Labour will seek to overhaul failing bus services, giving local areas in England devolved powers to reinstate cancelled routes and set affordable fares.
The changes are expected to come within months of a Labour government as part of a “take back control bill” and would mark the biggest change in the sector in 40 years, as well as giving authorities powers to start their own publicly owned bus services.
The shadow transport secretary, Louise Haigh, said the reforms would be the most consequential in a generation for public transport relied on by millions, saying Labour would change a system that is “fundamentally broken”.
“It is a total quiet crisis that’s happening in every community,” she said as she met frustrated passengers in Newcastle. “And it has really serious effects on people’s lives, but it also has really serious effects on the economy, and it’s just not getting the attention it deserves.”
The changes would be a key plank of the party’s local election strategy for the May polls, which will focus on the cost of living and the decline of public services in an effort to win back control of some councils in the north of England.
Haigh said that although the national conversation often focused on trains, which Labour has promised to nationalise, poor performance of bus services often blighted more lives.
Twice as many people use buses as those who catch trains, with 2.91bn bus passenger journeys in 2022. And many do not have alternative options – 80% of people nationally who rely on buses have no other choice.
Local people and councillors speaking to Haigh in Kingston Park, despite living just a few miles from Newcastle city centre, told of job changes because of intolerable commutes, social isolation, missed medical appointments because of vanishing buses, and children left to wait at bus stops in the dark.
One previously reliable service had undergone three changes in recent years, and other alterations included a service that now includes a long walk up a steep hill to the nearest stop, making it impossible to reach for elderly people.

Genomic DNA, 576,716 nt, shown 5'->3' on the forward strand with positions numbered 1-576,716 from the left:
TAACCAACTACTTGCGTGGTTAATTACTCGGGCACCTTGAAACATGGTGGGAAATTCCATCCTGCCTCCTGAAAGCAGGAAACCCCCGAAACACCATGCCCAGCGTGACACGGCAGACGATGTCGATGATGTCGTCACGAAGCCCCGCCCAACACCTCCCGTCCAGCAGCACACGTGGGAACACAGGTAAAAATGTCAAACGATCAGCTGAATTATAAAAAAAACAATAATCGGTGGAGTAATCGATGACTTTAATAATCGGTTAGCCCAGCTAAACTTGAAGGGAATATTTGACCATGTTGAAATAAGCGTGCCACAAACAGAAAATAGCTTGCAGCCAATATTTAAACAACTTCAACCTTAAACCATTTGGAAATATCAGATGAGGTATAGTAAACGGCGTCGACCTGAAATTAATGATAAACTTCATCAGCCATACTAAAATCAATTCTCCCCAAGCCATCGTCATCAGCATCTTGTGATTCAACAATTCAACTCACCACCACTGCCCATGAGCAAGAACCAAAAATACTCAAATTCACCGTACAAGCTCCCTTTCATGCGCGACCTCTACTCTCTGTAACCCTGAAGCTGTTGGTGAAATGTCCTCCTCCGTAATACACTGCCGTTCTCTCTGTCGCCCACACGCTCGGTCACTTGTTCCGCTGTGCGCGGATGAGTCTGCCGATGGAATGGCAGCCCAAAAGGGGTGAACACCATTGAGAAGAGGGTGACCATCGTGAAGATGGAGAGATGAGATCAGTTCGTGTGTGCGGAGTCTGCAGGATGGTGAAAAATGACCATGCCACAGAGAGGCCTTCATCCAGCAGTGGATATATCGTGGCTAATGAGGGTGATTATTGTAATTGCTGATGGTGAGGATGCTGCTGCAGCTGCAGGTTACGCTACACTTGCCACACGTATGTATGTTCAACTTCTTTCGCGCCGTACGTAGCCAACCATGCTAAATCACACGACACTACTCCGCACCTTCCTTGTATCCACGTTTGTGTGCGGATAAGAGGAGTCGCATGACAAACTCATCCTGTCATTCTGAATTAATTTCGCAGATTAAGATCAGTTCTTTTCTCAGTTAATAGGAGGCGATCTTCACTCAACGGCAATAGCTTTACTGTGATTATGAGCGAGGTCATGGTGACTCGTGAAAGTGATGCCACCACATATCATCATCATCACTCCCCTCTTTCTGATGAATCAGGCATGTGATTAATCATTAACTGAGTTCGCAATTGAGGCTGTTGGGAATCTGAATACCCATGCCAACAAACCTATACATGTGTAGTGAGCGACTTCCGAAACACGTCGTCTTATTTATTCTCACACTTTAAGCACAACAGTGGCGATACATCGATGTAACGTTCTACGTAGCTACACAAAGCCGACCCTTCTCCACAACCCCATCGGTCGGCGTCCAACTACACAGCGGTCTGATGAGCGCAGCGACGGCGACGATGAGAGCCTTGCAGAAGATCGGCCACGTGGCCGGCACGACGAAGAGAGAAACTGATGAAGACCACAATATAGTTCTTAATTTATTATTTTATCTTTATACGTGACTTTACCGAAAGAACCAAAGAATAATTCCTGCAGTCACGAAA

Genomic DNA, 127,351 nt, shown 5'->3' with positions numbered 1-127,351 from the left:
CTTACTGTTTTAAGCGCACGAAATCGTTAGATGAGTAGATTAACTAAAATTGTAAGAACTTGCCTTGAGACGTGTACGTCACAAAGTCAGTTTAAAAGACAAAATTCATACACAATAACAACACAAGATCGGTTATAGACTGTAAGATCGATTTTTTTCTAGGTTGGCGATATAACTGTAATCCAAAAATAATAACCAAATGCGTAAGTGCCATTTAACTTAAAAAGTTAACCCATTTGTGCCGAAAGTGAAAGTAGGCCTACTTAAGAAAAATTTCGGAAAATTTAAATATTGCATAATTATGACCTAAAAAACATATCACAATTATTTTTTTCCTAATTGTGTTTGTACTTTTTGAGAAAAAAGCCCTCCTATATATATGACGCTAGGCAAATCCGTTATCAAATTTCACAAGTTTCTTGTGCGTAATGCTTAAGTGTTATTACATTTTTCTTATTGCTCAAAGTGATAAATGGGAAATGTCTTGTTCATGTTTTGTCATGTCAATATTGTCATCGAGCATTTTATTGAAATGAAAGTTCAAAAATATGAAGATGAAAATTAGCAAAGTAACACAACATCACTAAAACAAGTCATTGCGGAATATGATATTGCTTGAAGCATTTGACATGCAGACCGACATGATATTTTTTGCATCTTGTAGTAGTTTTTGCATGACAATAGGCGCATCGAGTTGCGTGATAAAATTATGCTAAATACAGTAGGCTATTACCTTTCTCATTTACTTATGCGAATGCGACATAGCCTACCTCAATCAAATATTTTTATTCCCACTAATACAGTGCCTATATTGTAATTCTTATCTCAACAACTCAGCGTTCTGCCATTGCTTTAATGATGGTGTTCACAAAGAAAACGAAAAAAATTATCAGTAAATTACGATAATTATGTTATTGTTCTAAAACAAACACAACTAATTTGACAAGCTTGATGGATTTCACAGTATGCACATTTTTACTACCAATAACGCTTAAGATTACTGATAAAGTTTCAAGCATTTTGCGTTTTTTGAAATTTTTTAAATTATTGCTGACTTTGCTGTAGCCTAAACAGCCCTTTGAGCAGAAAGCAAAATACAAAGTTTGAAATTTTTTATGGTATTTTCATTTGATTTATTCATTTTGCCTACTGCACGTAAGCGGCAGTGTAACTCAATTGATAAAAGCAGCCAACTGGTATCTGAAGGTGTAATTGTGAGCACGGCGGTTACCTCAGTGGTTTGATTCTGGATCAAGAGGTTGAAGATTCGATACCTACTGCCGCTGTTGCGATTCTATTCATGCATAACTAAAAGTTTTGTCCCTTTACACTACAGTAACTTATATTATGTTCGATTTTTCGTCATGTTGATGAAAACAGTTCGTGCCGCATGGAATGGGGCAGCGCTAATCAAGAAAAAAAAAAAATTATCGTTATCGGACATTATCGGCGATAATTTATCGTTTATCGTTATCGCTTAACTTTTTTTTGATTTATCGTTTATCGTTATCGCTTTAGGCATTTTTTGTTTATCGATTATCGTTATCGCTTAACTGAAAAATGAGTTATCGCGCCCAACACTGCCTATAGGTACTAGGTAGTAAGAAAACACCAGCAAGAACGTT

A commuter route, the only public transport from a new estate, had been changed to take at least 25 minutes longer to reach the city centre. One person said a journey of five miles now routinely took more than an hour and a half because buses did not appear. “The message is, get a car,” he said.
Different bus companies on routes in Newcastle use different apps, without joined-up timetables and will not accept each others’ day passes. The local MP Catherine McKinnell said the unreliability of services was terrible for local schoolchildren, who are not profitable commuters so are often left on routes with long delays, waiting in the dark.
Haigh said she often encountered disbelief from angry passengers that there was almost nothing politicians or councils could do to maintain or improve services from private bus companies, short of public admonishment.
“We’re the only country in the developed world which hands operators power over routes, fares and services with no say for communities,” she said.
Labour would offer all local areas the chance to franchise bus services, in a similar way to Transport for London, which would give them the power to set routes and fares and remove poor providers, Haigh said.
“This is a radical reform of the way transport is going to work in this country, because it hands power and control back to those communities in a direct attempt to put to reverse that feeling of decline,” she added.
“This is the total failure of privatisation. The big idea behind deregulation that it would lead to huge competition and innovation. And it’s had the opposite effect. We’ve seen bus passenger numbers steadily decline since deregulation.”
Greater Manchester, under its mayor, Andy Burnham, is the only other authority in England to have recently been given powers over bus franchising – but the introduction has been fraught with legal challenges and bureaucratic hurdles.
Labour’s plans are expected to increase costs, including on central government, but Haigh says it is “a much more efficient and less wasteful” system.
She said many local authorities wanted powers to run their own operations, similar to legacy public bus companies in cities such as Nottingham and Edinburgh. Labour would lift a ban on municipal bus ownership.
“It means that profit isn’t being sucked out of the system to private operators. It’s being reinvested into less profitable routes. So if that’s what’s right for local communities, then of course we want to see it,” Haigh said.
A former Unite shop steward who comes from a family of trade union officials, Haigh is one of the shadow cabinet’s last remaining champions of public ownership – and argued the case forcefully for the full nationalisation of rail that was announced at party conference.
For the time being, there is set to be no further movement on nationalisation of other key industries including mail, water or energy, which the shadow chancellor, Rachel Reeves, underlined in a speech earlier this week.